Known sometimes as “Hal” or Hattori-san, Haruyuki Hattori, is Toyota Tsusho Mexico’s (TTM) newest president. We recently sat down with Hattori-san, who started his new role in April 2021, to get to know him better. Here is what we learned.
From a young age, he knew he wanted to see the world.
In high school, his dream was to work overseas. So, he studied Spanish and Latin Economy while attending Nanzan University in his birthplace of Nagoya, Japan.
Today, he has lived in eight cities on three continents and speaks not only Spanish and Japanese, but also English.
He enjoys traveling to places he has never been before. Among his favorite destinations so far are U.S. national parks, historical sites, and Kyoto, Japan. He hopes to soon add Palenque and Oaxaca, both in Mexico, to his list of sites seen.
He has experience working in nearly every Toyota Tsusho division.
Six out of eight TTC divisions, to be exact.
He also isn’t new to North America. He lived and worked in Mexico City from 1998 – 2002, then spent four years helping lead the startup of Toyota Motor Manufacturing de Baja California (“TMMBC”).
He has big plans in Mexico.
Running an operation like TTM is enough to keep a person busy. But, Hattori-san is just as committed to making a difference outside of work.
He says, “I would like to give back to Mexico. I am still thinking what I can do for Mexico. For example, infrastructure in Mexico isn’t strong. Maybe I can use my leadership experience from my previous job in the Food and Life division. I want to create a new network with local companies. I want to make TTM stronger.”
He is no stranger to tough assignments.
In a previous role, Hattori-san was responsible for establishing TAI as an on-site parts assembly and logistics supplier at TMMBC in Mexico.
“Back then, we were only doing tire assembly,” he said. “We wanted to expand into seat assembly, fuel tube assembly, exhaust pipe welding, sequence delivery, etc., but we were told “it is difficult.”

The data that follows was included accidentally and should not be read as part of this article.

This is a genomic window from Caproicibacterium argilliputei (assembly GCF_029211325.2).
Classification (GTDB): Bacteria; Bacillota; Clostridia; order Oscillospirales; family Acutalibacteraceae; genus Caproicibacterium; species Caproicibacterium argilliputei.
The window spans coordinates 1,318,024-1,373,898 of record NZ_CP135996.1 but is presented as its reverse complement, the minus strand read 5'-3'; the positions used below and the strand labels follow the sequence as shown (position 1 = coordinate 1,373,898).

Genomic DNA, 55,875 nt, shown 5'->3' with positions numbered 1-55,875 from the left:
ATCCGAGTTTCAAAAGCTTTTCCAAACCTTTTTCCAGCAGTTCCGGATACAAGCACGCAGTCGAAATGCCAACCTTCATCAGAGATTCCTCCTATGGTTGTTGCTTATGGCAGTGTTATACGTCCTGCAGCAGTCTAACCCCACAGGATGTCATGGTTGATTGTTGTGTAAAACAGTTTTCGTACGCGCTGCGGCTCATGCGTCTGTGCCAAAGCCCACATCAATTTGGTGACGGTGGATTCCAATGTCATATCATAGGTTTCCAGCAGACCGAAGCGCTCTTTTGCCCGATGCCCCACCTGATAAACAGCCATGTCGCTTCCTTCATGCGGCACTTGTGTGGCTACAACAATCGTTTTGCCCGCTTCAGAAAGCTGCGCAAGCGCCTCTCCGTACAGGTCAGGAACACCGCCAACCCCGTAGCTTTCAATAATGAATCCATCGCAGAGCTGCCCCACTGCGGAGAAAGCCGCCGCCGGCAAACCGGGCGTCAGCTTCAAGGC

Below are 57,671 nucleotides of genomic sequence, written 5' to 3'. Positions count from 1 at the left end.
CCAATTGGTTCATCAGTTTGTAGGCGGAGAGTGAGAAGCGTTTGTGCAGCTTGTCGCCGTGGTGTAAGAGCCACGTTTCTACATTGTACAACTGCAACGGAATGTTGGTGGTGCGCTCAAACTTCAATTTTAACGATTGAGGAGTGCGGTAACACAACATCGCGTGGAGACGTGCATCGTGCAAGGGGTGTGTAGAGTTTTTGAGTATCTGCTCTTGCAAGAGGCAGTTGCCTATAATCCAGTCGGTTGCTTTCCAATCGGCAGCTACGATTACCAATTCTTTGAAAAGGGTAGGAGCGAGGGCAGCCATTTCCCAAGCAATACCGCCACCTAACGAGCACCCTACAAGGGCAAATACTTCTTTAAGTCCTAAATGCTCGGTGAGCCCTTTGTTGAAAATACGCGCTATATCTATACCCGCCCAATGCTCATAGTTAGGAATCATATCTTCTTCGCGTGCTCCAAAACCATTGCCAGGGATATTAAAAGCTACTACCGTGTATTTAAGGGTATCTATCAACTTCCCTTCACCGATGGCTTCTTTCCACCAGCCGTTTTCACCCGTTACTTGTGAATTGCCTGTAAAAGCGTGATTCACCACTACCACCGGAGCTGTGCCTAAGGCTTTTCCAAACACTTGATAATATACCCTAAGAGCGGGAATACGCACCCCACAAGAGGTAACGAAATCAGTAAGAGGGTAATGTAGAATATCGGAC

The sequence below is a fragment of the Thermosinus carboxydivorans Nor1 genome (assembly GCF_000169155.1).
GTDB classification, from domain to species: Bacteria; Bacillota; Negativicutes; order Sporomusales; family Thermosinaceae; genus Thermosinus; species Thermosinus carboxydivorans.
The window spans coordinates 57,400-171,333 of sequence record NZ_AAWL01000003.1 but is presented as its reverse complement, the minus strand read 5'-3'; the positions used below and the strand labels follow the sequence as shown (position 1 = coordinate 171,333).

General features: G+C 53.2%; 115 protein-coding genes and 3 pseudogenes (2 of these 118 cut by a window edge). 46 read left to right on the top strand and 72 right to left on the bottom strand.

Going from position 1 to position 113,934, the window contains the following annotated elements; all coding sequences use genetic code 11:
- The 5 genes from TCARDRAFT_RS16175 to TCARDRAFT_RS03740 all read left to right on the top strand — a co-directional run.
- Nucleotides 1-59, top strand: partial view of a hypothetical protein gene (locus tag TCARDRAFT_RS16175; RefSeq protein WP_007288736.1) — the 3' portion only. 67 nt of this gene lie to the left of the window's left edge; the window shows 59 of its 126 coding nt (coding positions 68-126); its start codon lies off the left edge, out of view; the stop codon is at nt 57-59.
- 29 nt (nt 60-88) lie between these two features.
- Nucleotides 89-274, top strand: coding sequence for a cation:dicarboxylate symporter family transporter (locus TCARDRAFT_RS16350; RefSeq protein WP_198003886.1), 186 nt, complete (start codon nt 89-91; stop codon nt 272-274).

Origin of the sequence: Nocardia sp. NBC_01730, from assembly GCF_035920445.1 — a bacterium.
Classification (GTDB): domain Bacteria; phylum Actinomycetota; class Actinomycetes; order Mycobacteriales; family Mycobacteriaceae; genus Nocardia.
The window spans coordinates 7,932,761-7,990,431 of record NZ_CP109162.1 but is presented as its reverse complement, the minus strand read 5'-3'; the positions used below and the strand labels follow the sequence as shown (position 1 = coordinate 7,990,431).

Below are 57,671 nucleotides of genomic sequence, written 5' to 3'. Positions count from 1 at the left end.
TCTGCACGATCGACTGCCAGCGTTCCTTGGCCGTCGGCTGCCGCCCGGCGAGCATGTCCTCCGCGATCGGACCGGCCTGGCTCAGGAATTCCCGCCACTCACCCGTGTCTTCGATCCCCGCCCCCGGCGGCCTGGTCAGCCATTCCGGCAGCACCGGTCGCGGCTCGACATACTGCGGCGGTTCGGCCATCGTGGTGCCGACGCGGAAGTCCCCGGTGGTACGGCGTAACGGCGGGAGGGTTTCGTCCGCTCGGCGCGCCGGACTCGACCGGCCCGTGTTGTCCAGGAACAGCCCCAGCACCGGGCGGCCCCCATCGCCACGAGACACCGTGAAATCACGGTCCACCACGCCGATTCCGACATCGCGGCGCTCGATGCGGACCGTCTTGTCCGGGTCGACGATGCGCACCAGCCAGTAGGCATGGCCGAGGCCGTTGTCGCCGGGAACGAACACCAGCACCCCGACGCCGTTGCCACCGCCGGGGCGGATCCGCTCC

Still, he did not give up. Hattori-san leaned into the opportunity and made it happen. He came up with an all-new concept: a fully equipped logistics, parts assembly, welding, and delivery warehouse. It was a first for both TTC and Toyota.
He refers to this time in his career as a “crunching moment” – a chance to do something big. For Hattori-san, that meant challenging the status quo.
It also meant putting the work in at every level. For example, the new-style warehouse needed new people to run it. To fill the positions of HR manager and plant manager, “I interviewed 100 people,” Hattori-san shared. “This was my critical, fighting and crunching moment in my career.”
His advice: Don’t run away from the crunching moments.
Sometimes work is work. But when the going gets tough, “you don’t run away from it,” he says. “In Japanese, I say, “土壇場、修羅場、正念場.” Translation: “The critical and fighting moment is the crunching moment. Don’t run away from the crunching moment.”
Hattori-san knows firsthand the regret of running away from a critical moment. “You can learn from everything,” he says. “I have faced many “crunching moments”. After I overcame those, I learned many things and increased my capability so much. Don’t run away. You will regret it if you run away from a critical moment. I actually did once. I could have done better. That was my turning point.”
“It would be nice if work is always fun,” Hattori-san says. “But that is not the case. There are a lot of challenges and issues we face. You don’t run away from it. Using your full knowledge, power, and skills to solve the challenge. After you overcome that, for sure you will grow yourself.”
Now, he says, his motto is always, “Be positive and bright. And, I don’t run away.”